Time to review a game I’ve talked a lot about recently, but haven’t actually reviewed. Here’s
Patchwork is a 2014 game from designer Uwe Rosenberg and publisher Lookout Games (Mayfair in the US). It’s a game for two players only set in the thrilling world of quilting. Players are assembling quilts on a 9×9 board, attempting to collect buttons and trying not to leave any spaces empty.
The game comes with 33 patch tiles, 50 cardboard buttons, a pawn, two player tokens, two quilt boards, and a double-sided time board. To set up, all of the patches are spread in a circle around the time board. The pawn is placed between the smallest patch (two squares) and the next patch clockwise. Each player receives five buttons to start, and the two player tokens are placed on the start space of the time board.
The player whose turn it is will always be the player in last place on the time track. This means that you could potentially have multiple turns in a row if you don’t quite catch up on your turn. If you’re both on the same space, the player on top goes since they got there last.
On your turn, you either buy a patch or pass. To buy, you look at the first three patches in clockwise order and pay the button cost. You will also move your player token ahead a number of spaces as indicated on the tile. If you cross a button icon, you collect one button per button on your board. If you are the first to cross a single square special patch, you collect it and place it on your board. Whatever happens, you will place the patch you purchased on your board immediately, orienting it in whichever way you please.
To pass, simply move your player token ahead until it is just ahead of your opponent’s token. You will collect one button per space moved in this way.
The game continues until both players have reached the center space of the time board. You then add up your buttons and subtract two for each empty space on your board. The player with the most points is declared the winner.
COMPONENTS: The bits in this game are pretty great. The patch tiles are all Tetris-like, though many of them are bigger than the ones you’d find in Tetris (which are just four squares). The visual of the these tiles on your board really does give the impression of a quilt, though not really a cohesive one. More of a homemade one slapped together with whatever you could find. The tiles are all clearly marked with their costs, and the buttons are easy to spot because they stand out on each tile they are on. The pawn is a nice big chunky wooden piece, and the player pieces are thick discs.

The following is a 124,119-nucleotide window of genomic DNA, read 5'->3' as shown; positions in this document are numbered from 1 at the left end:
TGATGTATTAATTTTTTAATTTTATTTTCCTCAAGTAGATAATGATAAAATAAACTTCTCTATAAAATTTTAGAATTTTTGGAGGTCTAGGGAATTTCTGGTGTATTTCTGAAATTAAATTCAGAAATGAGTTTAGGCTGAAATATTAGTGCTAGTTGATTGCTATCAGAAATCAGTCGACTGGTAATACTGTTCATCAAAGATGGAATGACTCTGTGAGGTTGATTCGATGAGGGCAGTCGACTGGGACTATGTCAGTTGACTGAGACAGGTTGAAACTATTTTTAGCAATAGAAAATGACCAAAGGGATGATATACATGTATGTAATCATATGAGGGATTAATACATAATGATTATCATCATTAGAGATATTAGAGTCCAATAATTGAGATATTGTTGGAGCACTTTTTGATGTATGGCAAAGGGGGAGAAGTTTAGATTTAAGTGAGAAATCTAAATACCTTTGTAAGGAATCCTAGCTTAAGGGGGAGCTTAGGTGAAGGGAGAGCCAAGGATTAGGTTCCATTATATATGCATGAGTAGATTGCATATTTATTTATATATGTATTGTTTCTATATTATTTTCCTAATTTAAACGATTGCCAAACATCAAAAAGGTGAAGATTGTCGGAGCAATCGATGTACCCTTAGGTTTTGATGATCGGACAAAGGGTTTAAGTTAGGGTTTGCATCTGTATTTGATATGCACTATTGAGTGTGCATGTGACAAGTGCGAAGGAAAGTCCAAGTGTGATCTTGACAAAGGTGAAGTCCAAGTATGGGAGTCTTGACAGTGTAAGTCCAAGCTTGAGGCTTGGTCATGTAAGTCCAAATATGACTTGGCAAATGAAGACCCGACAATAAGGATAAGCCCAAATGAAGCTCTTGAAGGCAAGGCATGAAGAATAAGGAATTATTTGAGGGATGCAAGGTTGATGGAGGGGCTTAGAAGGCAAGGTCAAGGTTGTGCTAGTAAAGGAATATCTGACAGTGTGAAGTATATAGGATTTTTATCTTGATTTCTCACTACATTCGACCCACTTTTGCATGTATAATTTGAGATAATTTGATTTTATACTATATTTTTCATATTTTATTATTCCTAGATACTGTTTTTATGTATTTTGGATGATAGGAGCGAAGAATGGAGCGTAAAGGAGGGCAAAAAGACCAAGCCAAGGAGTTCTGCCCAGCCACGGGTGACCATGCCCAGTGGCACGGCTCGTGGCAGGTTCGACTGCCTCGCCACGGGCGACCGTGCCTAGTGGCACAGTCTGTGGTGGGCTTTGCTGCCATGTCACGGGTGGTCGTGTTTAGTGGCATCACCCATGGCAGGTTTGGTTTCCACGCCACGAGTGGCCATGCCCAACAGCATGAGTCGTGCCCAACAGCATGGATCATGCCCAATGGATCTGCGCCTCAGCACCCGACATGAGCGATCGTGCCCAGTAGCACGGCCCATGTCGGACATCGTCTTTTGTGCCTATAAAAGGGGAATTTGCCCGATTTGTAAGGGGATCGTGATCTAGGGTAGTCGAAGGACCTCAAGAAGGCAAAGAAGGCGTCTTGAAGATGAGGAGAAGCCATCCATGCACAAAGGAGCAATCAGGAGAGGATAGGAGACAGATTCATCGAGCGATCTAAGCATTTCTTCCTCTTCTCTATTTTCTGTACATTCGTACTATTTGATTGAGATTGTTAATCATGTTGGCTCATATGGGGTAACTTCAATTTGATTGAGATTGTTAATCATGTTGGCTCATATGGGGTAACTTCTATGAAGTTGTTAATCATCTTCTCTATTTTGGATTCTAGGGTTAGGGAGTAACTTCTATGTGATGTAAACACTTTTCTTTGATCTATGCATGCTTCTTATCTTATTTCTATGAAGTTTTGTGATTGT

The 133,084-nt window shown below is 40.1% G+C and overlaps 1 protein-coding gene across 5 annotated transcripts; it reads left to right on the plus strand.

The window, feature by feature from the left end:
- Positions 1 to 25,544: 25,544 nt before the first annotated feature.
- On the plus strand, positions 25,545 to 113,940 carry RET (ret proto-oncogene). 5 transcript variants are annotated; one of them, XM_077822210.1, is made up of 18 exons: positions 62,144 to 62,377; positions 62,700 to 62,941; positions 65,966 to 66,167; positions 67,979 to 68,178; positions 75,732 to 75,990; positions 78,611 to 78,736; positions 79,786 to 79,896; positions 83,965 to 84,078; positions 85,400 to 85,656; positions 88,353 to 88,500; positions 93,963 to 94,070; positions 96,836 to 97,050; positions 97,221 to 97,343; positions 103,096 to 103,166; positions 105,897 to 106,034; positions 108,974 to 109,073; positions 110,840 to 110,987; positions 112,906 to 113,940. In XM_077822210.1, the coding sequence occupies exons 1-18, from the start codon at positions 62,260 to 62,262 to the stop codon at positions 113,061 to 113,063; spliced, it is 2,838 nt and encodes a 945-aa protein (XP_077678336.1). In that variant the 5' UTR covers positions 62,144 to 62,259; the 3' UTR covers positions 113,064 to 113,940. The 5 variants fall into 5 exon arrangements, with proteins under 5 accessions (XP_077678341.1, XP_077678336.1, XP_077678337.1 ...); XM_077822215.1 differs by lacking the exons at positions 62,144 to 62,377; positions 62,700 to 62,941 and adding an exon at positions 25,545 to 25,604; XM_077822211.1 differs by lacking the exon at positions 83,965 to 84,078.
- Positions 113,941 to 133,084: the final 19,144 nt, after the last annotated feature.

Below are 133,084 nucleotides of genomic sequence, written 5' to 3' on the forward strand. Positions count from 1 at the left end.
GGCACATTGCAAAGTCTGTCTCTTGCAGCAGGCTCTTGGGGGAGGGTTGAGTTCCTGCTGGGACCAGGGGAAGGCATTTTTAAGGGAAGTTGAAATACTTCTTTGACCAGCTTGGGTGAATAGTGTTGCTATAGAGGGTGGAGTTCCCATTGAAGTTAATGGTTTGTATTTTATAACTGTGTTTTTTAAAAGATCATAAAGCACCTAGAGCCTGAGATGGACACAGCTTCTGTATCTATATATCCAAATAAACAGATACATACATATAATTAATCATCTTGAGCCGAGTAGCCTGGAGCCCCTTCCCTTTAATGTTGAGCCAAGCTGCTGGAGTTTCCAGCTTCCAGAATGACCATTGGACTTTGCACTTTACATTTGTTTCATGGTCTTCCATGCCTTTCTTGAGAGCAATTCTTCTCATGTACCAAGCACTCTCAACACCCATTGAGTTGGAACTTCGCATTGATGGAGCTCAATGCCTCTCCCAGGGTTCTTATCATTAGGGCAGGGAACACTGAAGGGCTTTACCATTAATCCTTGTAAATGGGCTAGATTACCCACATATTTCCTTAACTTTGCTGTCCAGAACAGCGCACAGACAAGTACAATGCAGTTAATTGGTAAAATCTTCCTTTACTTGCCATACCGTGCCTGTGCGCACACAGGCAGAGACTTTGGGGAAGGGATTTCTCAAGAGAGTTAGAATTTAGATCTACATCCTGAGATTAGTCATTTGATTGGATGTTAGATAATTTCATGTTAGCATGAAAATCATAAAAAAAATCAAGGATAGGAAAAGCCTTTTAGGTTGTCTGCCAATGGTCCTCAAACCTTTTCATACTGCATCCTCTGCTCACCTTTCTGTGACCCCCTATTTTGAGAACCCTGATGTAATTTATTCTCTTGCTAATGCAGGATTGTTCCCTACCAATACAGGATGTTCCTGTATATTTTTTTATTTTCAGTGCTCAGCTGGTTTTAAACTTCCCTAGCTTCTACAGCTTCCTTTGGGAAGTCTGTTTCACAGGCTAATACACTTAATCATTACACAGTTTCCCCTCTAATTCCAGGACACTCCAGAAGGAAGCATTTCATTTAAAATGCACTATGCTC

A couple of dings on the components here. First, the time track. To Mayfair/Lookout’s credit, it is double sided with one more colorful side and one more bland side. The colorful side it bright and fun to look at, but the borders of the track blend in and are easy to miss when moving your piece. The bland side is just that, bland. It’s easier to use (function over form), but not as much fun to look at. I like the colorful side and would use it every time if it wasn’t quite so busy.
The other ding is that I really wish they had used real buttons instead of those cardboard ones. I know, keep costs down, yadda yadda. Real buttons would have been cool.
Overall, I really like the bits in this game. They all contribute to the unique feel of the game.
THEME: There aren’t a whole lot of quilting games out there, maybe because it’s not a very popular side hobby in our particular sphere. I don’t know a whole lot about the process of making quilts, but I assume it doesn’t involve spending buttons to only buy one of three patches (when there are up to 30 others also lying around). Honestly, the theme is not terribly important to the overall spatial experience, but I do think that without the theme, you wouldn’t have a game. It would be just an economic and spatial exercise. The art really brings out the feel of building a quilt, plus the theme is unique, so good job Uwe.
MECHANICS: The first usage of the time track mechanism (as far as I know) came in 2004 with Jenseits von Theben (Peter Prinz) and Neuland (Peter Eggert/Tobias Stapelfeldt). Jenseits von Theben later was reimplemented by Queen Games as the Spiel des Jahres nominee Thebes in 2007, and that’s where most people really got their introduction to the concept of the last place player being the active player. It doesn’t get used as often as it should these days, which is a pity since it’s a phenomenally clever mechanism. Patchwork uses it to great effect as the player on turn is the one further back. The passing mechanism in play here, where you pass to move just in front of your opponent and collect buttons, is a great way to not only keep people relatively close, but also a genius way to introduce a way to get more buttons.